Haslet firefighters will be joined by Mr. and Mrs. Kris Kringle themselves to collect food and toys donated throughout the city Dec. 7.

The tour is part of the Annual Holiday Tour in the City of Haslet, beginning at 10 a.m.

Residents are invited to donate cans of food and new or gently used toys, which can be dropped off at the fire department.

A tree lighting will follow that same day at 6 p.m. at the fire department, 1701 Hwy 156 South.

Families can get their photos taken with Mr. and Mrs. Claus and enjoy a performance from the Encore School of Dance at 6:30 p.m.

For more information, visit

—Taylor Prater


Arts-related grants available

Arts-related programs by schools, nonprofits, municipalities and residents of the 16 cities served by the Arts Council Northeast are eligible for grants through the council and Texas Commission on the Arts.

Bedford, Colleyville, Euless, Grapevine, Haltom City, Haslet, Hurst, Keller, North Richland Hills, Richland Hills, Roanoke, Saginaw, Southlake, Trophy Club, Watauga and Westlake are within the eligibility area.

Organizations outside that area that provide arts-based programs benefiting residents within the area may submit introductory letters to ascertain eligibility prior to submitting applications.

Applications must be submitted by Dec. 2 for grants awarded in the first quarter of 2014. Go to for applications.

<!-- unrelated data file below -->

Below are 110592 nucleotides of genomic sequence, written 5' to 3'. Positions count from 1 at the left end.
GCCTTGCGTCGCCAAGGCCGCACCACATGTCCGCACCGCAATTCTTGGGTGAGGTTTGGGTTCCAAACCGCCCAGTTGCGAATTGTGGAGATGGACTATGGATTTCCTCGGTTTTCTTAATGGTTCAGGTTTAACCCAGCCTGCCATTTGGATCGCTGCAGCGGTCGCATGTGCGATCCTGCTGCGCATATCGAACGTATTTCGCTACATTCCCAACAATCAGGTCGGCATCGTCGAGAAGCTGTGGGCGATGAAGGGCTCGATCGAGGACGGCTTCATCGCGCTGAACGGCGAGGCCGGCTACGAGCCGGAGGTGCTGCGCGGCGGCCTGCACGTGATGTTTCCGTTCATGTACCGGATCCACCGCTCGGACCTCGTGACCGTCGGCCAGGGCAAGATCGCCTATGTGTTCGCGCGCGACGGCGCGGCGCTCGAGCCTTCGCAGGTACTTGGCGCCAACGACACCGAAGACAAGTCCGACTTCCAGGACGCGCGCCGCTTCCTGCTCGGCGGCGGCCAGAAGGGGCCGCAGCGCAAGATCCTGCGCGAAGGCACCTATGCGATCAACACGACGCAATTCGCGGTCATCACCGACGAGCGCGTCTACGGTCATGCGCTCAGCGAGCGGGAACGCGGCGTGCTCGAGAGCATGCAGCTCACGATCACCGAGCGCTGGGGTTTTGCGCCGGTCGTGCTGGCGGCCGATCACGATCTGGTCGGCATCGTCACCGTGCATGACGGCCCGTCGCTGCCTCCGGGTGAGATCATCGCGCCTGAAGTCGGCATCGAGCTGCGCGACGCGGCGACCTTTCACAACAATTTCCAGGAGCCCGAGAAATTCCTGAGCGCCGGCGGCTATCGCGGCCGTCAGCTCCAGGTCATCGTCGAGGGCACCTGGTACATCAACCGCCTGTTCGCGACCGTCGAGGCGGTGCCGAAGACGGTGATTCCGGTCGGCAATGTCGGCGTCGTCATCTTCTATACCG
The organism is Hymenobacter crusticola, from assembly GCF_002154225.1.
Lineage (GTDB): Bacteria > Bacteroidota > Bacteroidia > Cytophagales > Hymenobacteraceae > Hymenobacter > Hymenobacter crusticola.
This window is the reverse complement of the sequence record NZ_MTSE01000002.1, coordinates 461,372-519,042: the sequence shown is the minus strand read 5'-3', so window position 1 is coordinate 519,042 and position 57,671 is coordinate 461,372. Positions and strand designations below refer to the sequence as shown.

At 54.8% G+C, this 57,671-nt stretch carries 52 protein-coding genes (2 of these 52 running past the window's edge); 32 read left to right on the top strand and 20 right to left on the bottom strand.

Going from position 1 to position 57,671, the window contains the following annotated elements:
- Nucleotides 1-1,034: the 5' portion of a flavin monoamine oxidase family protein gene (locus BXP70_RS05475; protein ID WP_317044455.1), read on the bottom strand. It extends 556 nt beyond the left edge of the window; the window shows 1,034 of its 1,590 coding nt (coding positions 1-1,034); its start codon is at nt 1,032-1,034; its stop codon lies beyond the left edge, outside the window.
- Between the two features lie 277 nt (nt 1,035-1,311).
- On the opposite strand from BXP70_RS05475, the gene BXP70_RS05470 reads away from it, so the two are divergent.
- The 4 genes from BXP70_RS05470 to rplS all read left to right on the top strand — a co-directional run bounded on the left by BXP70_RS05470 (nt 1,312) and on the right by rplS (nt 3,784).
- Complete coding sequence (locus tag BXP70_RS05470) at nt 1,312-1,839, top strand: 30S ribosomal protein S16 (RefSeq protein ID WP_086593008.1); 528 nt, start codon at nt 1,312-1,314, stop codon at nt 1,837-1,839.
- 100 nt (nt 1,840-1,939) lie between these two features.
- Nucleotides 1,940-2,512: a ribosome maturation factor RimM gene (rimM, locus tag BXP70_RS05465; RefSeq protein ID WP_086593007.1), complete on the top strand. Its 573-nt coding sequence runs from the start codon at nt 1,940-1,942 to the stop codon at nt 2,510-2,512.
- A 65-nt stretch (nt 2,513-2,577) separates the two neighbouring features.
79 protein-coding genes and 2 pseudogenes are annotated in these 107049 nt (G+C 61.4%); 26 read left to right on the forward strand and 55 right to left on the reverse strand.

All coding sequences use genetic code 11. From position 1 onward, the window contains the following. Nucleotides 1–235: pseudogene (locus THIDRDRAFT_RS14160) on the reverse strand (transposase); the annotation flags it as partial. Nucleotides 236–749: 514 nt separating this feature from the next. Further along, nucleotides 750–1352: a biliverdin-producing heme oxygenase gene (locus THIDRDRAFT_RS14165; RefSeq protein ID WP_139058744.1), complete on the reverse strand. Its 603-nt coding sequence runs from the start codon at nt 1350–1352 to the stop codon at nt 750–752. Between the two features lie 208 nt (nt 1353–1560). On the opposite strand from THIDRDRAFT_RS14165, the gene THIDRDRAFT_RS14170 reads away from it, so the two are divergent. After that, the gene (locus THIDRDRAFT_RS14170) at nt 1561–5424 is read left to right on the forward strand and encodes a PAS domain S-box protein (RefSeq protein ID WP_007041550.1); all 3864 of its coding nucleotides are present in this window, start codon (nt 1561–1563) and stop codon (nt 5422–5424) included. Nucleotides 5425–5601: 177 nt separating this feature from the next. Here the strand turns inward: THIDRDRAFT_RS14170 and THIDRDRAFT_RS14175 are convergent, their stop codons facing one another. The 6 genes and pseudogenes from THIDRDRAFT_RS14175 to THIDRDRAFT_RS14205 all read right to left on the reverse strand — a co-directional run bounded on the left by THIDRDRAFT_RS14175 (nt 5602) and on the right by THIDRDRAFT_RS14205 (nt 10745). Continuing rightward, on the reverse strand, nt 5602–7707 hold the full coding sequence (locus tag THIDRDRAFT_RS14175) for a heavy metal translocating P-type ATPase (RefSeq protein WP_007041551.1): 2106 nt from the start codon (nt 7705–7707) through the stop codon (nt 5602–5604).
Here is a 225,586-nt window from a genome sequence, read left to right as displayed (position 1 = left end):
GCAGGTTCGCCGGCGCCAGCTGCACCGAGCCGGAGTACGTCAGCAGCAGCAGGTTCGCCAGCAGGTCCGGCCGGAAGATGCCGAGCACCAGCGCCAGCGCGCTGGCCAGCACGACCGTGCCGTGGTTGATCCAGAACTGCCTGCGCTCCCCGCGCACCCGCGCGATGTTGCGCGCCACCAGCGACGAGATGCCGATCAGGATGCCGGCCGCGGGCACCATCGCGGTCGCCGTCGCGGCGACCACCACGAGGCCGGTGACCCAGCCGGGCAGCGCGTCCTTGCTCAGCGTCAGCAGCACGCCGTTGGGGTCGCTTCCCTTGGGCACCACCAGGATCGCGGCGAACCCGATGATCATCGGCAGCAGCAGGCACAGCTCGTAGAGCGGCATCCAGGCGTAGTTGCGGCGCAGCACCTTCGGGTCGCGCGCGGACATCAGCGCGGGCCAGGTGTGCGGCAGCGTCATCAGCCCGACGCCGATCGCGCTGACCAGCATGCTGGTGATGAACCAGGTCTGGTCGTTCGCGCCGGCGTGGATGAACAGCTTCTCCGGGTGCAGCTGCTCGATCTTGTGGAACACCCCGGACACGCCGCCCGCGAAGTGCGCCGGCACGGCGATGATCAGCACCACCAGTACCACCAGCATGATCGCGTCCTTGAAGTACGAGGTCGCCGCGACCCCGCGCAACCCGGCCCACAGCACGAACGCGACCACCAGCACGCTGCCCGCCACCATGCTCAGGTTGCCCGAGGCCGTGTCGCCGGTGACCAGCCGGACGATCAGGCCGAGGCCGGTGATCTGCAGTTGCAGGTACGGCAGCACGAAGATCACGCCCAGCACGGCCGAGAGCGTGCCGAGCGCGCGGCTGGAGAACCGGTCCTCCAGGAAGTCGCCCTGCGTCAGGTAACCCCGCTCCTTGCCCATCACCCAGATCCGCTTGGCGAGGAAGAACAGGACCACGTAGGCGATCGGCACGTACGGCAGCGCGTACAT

Arts Council Northeast financially supports arts-related programs in north Tarrant and southern Denton counties and since 1997 has partnered with the Texas Commission on the Arts in generating more than $1.4 million for grants.

Projects and programs benefiting from grants include Young People’s Concerts in Hurst-Euless-Bedford schools, Special Weekend for the Deaf and Hard of Hearing at Imagination Celebration (Birdville ISD), and Keller Oral History Project, Trinity Arts Guild, Regal Opera Company and the Northeast Orchestra.

Call 817-283-3406, ext. 301, for information.

— Terry Evans


Parker County pays homage with Courthouse candles

The public is invited to participate in the Parker County Courthouse Christmas Lighting Ceremony set for 7 p.m. Saturday.